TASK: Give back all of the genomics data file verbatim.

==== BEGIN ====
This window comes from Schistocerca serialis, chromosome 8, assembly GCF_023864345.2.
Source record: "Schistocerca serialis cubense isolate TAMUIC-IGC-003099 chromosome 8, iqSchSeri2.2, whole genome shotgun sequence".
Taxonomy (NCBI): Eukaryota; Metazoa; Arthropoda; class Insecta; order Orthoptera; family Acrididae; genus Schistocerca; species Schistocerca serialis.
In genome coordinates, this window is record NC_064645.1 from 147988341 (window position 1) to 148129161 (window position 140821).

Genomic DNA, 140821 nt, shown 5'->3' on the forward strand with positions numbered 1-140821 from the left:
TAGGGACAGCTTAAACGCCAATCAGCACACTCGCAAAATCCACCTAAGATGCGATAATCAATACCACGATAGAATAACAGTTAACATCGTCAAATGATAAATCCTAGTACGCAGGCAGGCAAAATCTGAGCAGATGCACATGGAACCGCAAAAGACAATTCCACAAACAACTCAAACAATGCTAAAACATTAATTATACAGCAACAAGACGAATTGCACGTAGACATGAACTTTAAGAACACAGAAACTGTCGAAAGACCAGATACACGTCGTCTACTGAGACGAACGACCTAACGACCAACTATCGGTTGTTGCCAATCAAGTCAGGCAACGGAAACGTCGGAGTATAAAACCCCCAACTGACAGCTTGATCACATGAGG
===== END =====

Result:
This window comes from Schistocerca serialis, chromosome 8, assembly GCF_023864345.2.
Source record: "Schistocerca serialis cubense isolate TAMUIC-IGC-003099 chromosome 8, iqSchSeri2.2, whole genome shotgun sequence".
Taxonomy (NCBI): Eukaryota; Metazoa; Arthropoda; class Insecta; order Orthoptera; family Acrididae; genus Schistocerca; species Schistocerca serialis.
In genome coordinates, this window is record NC_064645.1 from 147988341 (window position 1) to 148129161 (window position 140821).

Genomic DNA, 140821 nt, shown 5'->3' on the forward strand with positions numbered 1-140821 from the left:
TAGGGACAGCTTAAACGCCAATCAGCACACTCGCAAAATCCACCTAAGATGCGATAATCAATACCACGATAGAATAACAGTTAACATCGTCAAATGATAAATCCTAGTACGCAGGCAGGCAAAATCTGAGCAGATGCACATGGAACCGCAAAAGACAATTCCACAAACAACTCAAACAATGCTAAAACATTAATTATACAGCAACAAGACGAATTGCACGTAGACATGAACTTTAAGAACACAGAAACTGTCGAAAGACCAGATACACGTCGTCTACTGAGACGAACGACCTAACGACCAACTATCGGTTGTTGCCAATCAAGTCAGGCAACGGAAACGTCGGAGTATAAAACCCCCAACTGACAGCTTGATCACATGAGG